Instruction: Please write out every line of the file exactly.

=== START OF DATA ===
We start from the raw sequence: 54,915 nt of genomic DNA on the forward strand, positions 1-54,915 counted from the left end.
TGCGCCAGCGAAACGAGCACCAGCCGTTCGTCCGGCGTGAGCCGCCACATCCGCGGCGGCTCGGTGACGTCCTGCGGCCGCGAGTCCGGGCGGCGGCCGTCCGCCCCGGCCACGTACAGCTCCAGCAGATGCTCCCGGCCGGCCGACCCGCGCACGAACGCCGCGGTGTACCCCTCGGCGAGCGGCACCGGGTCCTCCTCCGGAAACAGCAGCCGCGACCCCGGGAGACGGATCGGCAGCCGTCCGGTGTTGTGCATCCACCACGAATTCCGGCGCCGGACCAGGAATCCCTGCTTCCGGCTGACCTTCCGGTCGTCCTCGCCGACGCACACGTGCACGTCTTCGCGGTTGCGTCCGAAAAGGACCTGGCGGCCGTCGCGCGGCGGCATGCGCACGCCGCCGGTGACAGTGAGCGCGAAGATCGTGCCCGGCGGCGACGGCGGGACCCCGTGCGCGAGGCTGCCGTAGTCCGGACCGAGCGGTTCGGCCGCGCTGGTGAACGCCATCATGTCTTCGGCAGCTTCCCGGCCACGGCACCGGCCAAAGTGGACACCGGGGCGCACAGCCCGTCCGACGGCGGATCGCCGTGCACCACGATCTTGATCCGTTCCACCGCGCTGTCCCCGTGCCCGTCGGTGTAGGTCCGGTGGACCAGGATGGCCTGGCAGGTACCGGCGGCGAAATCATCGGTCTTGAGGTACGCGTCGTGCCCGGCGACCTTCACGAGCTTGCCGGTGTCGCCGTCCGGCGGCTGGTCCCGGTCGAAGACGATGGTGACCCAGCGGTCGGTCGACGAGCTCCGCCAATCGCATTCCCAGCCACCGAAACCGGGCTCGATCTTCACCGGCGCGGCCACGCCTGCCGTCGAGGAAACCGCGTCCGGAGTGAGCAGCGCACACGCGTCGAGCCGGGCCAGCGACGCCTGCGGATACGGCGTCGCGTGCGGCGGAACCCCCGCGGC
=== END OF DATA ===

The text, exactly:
We start from the raw sequence: 54,915 nt of genomic DNA on the forward strand, positions 1-54,915 counted from the left end.
TGCGCCAGCGAAACGAGCACCAGCCGTTCGTCCGGCGTGAGCCGCCACATCCGCGGCGGCTCGGTGACGTCCTGCGGCCGCGAGTCCGGGCGGCGGCCGTCCGCCCCGGCCACGTACAGCTCCAGCAGATGCTCCCGGCCGGCCGACCCGCGCACGAACGCCGCGGTGTACCCCTCGGCGAGCGGCACCGGGTCCTCCTCCGGAAACAGCAGCCGCGACCCCGGGAGACGGATCGGCAGCCGTCCGGTGTTGTGCATCCACCACGAATTCCGGCGCCGGACCAGGAATCCCTGCTTCCGGCTGACCTTCCGGTCGTCCTCGCCGACGCACACGTGCACGTCTTCGCGGTTGCGTCCGAAAAGGACCTGGCGGCCGTCGCGCGGCGGCATGCGCACGCCGCCGGTGACAGTGAGCGCGAAGATCGTGCCCGGCGGCGACGGCGGGACCCCGTGCGCGAGGCTGCCGTAGTCCGGACCGAGCGGTTCGGCCGCGCTGGTGAACGCCATCATGTCTTCGGCAGCTTCCCGGCCACGGCACCGGCCAAAGTGGACACCGGGGCGCACAGCCCGTCCGACGGCGGATCGCCGTGCACCACGATCTTGATCCGTTCCACCGCGCTGTCCCCGTGCCCGTCGGTGTAGGTCCGGTGGACCAGGATGGCCTGGCAGGTACCGGCGGCGAAATCATCGGTCTTGAGGTACGCGTCGTGCCCGGCGACCTTCACGAGCTTGCCGGTGTCGCCGTCCGGCGGCTGGTCCCGGTCGAAGACGATGGTGACCCAGCGGTCGGTCGACGAGCTCCGCCAATCGCATTCCCAGCCACCGAAACCGGGCTCGATCTTCACCGGCGCGGCCACGCCTGCCGTCGAGGAAACCGCGTCCGGAGTGAGCAGCGCACACGCGTCGAGCCGGGCCAGCGACGCCTGCGGATACGGCGTCGCGTGCGGCGGAACCCCCGCGGC